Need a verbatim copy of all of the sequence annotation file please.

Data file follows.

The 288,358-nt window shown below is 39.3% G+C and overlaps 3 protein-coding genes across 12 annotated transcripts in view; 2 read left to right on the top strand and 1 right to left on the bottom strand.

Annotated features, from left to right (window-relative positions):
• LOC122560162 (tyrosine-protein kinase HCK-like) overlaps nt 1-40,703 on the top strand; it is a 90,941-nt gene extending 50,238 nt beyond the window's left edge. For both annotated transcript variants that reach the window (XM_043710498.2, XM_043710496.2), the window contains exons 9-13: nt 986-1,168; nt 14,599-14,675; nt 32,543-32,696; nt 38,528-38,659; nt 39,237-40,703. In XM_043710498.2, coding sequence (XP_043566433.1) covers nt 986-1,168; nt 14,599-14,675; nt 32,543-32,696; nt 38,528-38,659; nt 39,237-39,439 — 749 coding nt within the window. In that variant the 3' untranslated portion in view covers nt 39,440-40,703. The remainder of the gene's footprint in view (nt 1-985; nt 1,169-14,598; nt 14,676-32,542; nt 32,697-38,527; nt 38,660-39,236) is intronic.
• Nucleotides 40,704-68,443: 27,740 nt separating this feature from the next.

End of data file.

The 288,358-nt window shown below is 39.3% G+C and overlaps 3 protein-coding genes across 12 annotated transcripts in view; 2 read left to right on the top strand and 1 right to left on the bottom strand.

Annotated features, from left to right (window-relative positions):
• LOC122560162 (tyrosine-protein kinase HCK-like) overlaps nt 1-40,703 on the top strand; it is a 90,941-nt gene extending 50,238 nt beyond the window's left edge. For both annotated transcript variants that reach the window (XM_043710498.2, XM_043710496.2), the window contains exons 9-13: nt 986-1,168; nt 14,599-14,675; nt 32,543-32,696; nt 38,528-38,659; nt 39,237-40,703. In XM_043710498.2, coding sequence (XP_043566433.1) covers nt 986-1,168; nt 14,599-14,675; nt 32,543-32,696; nt 38,528-38,659; nt 39,237-39,439 — 749 coding nt within the window. In that variant the 3' untranslated portion in view covers nt 39,440-40,703. The remainder of the gene's footprint in view (nt 1-985; nt 1,169-14,598; nt 14,676-32,542; nt 32,697-38,527; nt 38,660-39,236) is intronic.
• Nucleotides 40,704-68,443: 27,740 nt separating this feature from the next.